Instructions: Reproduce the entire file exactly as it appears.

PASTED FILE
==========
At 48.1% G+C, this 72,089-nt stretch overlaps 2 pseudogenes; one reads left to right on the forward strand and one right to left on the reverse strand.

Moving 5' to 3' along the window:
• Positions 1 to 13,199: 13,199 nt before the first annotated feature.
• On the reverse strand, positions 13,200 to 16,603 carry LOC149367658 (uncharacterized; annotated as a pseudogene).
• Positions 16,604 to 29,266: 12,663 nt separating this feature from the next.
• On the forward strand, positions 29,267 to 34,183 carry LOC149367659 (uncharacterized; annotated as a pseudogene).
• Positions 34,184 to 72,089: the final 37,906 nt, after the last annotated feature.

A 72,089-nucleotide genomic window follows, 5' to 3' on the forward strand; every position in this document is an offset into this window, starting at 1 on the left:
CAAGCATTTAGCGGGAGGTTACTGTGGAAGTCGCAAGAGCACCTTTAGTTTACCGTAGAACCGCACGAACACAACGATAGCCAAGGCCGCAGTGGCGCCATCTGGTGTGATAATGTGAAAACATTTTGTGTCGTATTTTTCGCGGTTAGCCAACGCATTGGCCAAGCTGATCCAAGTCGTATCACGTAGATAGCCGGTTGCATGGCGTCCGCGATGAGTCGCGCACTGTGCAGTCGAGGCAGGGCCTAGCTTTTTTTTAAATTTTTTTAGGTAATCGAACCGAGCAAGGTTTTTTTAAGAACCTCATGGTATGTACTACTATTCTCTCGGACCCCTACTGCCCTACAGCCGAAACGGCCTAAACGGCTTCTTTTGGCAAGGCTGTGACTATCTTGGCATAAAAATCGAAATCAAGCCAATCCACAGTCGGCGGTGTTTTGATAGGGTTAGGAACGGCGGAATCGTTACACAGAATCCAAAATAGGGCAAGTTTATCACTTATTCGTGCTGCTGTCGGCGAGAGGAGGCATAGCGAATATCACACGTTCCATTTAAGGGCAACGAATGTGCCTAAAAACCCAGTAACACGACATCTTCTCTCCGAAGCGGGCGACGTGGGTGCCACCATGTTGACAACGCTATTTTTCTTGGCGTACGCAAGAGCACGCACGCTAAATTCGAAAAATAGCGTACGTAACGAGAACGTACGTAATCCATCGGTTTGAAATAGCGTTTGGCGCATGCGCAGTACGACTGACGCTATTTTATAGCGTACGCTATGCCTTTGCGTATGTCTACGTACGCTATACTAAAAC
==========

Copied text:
At 48.1% G+C, this 72,089-nt stretch overlaps 2 pseudogenes; one reads left to right on the forward strand and one right to left on the reverse strand.

Moving 5' to 3' along the window:
• Positions 1 to 13,199: 13,199 nt before the first annotated feature.
• On the reverse strand, positions 13,200 to 16,603 carry LOC149367658 (uncharacterized; annotated as a pseudogene).
• Positions 16,604 to 29,266: 12,663 nt separating this feature from the next.
• On the forward strand, positions 29,267 to 34,183 carry LOC149367659 (uncharacterized; annotated as a pseudogene).
• Positions 34,184 to 72,089: the final 37,906 nt, after the last annotated feature.

A 72,089-nucleotide genomic window follows, 5' to 3' on the forward strand; every position in this document is an offset into this window, starting at 1 on the left:
CAAGCATTTAGCGGGAGGTTACTGTGGAAGTCGCAAGAGCACCTTTAGTTTACCGTAGAACCGCACGAACACAACGATAGCCAAGGCCGCAGTGGCGCCATCTGGTGTGATAATGTGAAAACATTTTGTGTCGTATTTTTCGCGGTTAGCCAACGCATTGGCCAAGCTGATCCAAGTCGTATCACGTAGATAGCCGGTTGCATGGCGTCCGCGATGAGTCGCGCACTGTGCAGTCGAGGCAGGGCCTAGCTTTTTTTTAAATTTTTTTAGGTAATCGAACCGAGCAAGGTTTTTTTAAGAACCTCATGGTATGTACTACTATTCTCTCGGACCCCTACTGCCCTACAGCCGAAACGGCCTAAACGGCTTCTTTTGGCAAGGCTGTGACTATCTTGGCATAAAAATCGAAATCAAGCCAATCCACAGTCGGCGGTGTTTTGATAGGGTTAGGAACGGCGGAATCGTTACACAGAATCCAAAATAGGGCAAGTTTATCACTTATTCGTGCTGCTGTCGGCGAGAGGAGGCATAGCGAATATCACACGTTCCATTTAAGGGCAACGAATGTGCCTAAAAACCCAGTAACACGACATCTTCTCTCCGAAGCGGGCGACGTGGGTGCCACCATGTTGACAACGCTATTTTTCTTGGCGTACGCAAGAGCACGCACGCTAAATTCGAAAAATAGCGTACGTAACGAGAACGTACGTAATCCATCGGTTTGAAATAGCGTTTGGCGCATGCGCAGTACGACTGACGCTATTTTATAGCGTACGCTATGCCTTTGCGTATGTCTACGTACGCTATACTAAAAC